National Marine Conservation Areas (NMCAs) is a Parks Canada programme responsible for marine areas managed for sustainability and containing smaller zones of high protection. They include the seabed, the water itself and any species which occur there. They may also include wetlands, estuaries, islands and other coastal lands. They are protected from dumping, undersea mining and oil and gas exploration and development, which may damage the aquatic or terrestrial ecosystems in the conservation area. However, not all commercial activities are prohibited in these zones. Shipping, commercial and sport fishing, and recreational activities are allowed.
In 1996, Nature Canada developed its Marine Conservation Program in recognition that marine ecosystems were as affected by human activity as terrestrial ecosystems. At that time, Canada's National Parks Act was designed to guide conservation and protection only on land. So that year, Nature Canada began advocating for new legislation that would enable the creation of national marine conservation areas. Over the next several years we[who?] met with federal government policy decision-makers, gave testimony at hearings, and conducted a public awareness campaign about marine conservation areas.
As of 2020[update], established NMCAs and NMCA Reserves protect 14,846 km2 (5,732 sq mi) of waters, wetlands, and coastlines, representing five of the 29 identified marine regions with studies underway for protected areas in three additional regions.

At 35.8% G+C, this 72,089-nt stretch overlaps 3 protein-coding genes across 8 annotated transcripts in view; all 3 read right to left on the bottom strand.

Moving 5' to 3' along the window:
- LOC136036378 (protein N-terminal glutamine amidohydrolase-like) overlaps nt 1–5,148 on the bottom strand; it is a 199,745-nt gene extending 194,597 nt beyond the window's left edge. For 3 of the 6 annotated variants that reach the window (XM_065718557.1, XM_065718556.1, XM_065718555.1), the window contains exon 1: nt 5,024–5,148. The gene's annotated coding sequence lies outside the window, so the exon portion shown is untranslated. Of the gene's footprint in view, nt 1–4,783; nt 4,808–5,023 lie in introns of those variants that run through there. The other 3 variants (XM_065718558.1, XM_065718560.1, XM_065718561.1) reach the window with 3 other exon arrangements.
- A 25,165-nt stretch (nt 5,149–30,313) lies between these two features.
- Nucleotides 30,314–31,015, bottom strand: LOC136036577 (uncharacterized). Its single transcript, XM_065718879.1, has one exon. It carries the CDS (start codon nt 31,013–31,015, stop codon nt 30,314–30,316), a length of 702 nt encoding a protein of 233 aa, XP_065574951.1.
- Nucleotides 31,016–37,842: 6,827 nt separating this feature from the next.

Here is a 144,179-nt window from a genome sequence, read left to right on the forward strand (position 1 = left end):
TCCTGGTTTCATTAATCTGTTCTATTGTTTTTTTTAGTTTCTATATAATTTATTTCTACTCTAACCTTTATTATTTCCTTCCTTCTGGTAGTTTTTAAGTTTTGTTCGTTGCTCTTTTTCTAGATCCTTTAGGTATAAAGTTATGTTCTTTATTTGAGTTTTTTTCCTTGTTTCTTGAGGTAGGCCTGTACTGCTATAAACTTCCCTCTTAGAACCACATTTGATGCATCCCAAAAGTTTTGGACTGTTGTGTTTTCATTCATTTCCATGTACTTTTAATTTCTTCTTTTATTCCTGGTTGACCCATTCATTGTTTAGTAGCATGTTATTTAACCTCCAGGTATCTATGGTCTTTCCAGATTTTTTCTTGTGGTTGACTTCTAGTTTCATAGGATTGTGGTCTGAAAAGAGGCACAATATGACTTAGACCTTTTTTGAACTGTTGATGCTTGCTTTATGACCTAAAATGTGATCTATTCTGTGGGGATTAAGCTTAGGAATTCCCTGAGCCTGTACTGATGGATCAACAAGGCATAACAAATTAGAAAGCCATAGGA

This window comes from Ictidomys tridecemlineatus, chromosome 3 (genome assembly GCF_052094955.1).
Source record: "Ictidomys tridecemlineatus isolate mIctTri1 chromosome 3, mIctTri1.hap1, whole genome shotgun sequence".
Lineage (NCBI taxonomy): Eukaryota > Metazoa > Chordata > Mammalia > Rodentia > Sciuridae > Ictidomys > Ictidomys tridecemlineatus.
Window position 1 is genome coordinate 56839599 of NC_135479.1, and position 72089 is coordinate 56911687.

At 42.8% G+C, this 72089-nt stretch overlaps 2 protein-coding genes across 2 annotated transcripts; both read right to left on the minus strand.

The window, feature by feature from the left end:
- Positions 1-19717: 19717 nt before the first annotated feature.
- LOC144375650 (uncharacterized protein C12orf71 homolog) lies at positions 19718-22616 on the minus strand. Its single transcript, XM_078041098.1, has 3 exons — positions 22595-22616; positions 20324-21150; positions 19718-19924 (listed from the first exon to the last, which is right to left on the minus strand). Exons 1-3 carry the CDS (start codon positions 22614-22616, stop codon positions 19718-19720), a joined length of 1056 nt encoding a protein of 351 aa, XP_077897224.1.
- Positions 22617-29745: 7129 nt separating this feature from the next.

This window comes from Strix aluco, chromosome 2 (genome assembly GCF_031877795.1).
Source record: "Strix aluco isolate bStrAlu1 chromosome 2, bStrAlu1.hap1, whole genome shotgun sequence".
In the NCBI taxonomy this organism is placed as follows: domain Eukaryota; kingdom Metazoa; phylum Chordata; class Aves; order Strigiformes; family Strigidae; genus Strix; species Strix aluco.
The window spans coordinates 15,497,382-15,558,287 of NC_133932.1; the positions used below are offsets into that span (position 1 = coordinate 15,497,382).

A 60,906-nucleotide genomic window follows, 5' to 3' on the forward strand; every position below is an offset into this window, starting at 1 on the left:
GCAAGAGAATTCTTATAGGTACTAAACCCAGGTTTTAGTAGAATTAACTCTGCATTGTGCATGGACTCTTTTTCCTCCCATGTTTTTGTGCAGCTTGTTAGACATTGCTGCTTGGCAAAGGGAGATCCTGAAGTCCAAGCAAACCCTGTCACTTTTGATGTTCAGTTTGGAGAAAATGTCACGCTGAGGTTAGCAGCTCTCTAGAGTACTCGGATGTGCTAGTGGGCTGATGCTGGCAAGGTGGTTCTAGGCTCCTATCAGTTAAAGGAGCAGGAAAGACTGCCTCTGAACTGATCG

|Name||Photo||Location||Established||Area (2017)||Marine region||Description|
|Fathom Five †|| Ontario
||20 July 1987||114 km2 (44 sq mi)||Georgian Bay||The marine counterpart to Bruce National Park, Fathom Five is named for a line in Shakespeare's The Tempest. The first marine unit in the national parks system preserves a unique aquatic environment and several small islands including Flowerpot Island. The unusually clear waters and numerous shipwrecks on the shoals of Georgian Bay make the park a popular destination for scuba divers.: 189|
| British Columbia
||11 June 2010||1,500 km2 (579 sq mi)||Hecate Strait, Queen Charlotte Shelf||Along with the national park reserve of the same name, Gwaii Haanas protects an area extending from the ocean floor of the Hecate Strait and Queen Charlotte Basin to the mountains of the Haida Gwaii. The marine reserve preserves the Haida people's traditional use of the waters while protecting the area from oil exploration and commercial fishing.: 299|
|Lake Superior|| Ontario
||1 September 2015||10,880 km2 (4,201 sq mi)||Lake Superior||Adjacent to the United States' Isle Royale National Park and several Ontario provincial parks, Lake Superior NMCA forms part of the world's largest freshwater reserve.|
|Saguenay–St. Lawrence †|| Quebec
||8 June 1998||1,245 km2 (481 sq mi)||St. Lawrence Estuary||Located at the confluence of the Saguenay and St. Lawrence rivers and adjacent to Quebec's Saguenay Fjord National Park, Saguenay–St. Lawrence protects a portion of the St. Lawrence estuary, a common feeding ground for marine mammals such as the endangered St. Lawrence beluga whale.|
|Study area||Location||Area||Marine region|
|Magdalen Islands|| Quebec
||16,500 km2 (6,371 sq mi)||Magdalen shallows|
|Southern Strait of Georgia
| British Columbia
||1,400 km2 (541 sq mi)||Strait of Georgia|
|Tallurutiup Imanga|| Nunavut
||109,000 km2 (42,085 sq mi)||Lancaster Sound|